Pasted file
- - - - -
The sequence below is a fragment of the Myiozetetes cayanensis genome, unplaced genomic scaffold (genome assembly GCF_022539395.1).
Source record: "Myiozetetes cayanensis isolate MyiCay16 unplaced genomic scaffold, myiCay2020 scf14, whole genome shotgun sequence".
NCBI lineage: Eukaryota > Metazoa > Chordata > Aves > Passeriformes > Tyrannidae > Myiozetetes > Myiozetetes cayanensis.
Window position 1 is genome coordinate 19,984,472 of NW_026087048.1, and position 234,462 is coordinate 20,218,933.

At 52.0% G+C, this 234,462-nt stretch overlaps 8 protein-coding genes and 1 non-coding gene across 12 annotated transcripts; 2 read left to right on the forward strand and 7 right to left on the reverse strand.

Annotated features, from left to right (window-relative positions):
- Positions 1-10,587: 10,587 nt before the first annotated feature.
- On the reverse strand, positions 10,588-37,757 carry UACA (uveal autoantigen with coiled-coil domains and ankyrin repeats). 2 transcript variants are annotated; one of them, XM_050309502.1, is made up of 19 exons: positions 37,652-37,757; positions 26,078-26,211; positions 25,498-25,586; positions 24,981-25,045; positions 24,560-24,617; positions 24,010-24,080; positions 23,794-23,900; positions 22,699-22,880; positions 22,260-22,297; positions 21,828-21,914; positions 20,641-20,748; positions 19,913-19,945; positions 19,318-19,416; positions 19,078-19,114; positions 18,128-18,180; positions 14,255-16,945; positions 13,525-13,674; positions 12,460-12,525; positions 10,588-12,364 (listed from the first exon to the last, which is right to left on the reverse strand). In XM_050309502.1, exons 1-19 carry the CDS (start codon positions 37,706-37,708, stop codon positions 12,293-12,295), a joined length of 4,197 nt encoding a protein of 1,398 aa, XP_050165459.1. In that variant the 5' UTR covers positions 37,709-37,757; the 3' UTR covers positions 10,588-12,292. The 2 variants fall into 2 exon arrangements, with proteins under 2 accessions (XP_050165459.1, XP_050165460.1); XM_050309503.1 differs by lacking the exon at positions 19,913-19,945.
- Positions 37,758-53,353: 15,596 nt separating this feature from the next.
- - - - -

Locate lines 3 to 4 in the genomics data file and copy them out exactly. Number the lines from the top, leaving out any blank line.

NCBI lineage: Eukaryota > Metazoa > Chordata > Aves > Passeriformes > Tyrannidae > Myiozetetes > Myiozetetes cayanensis.
Window position 1 is genome coordinate 19,984,472 of NW_026087048.1, and position 234,462 is coordinate 20,218,933.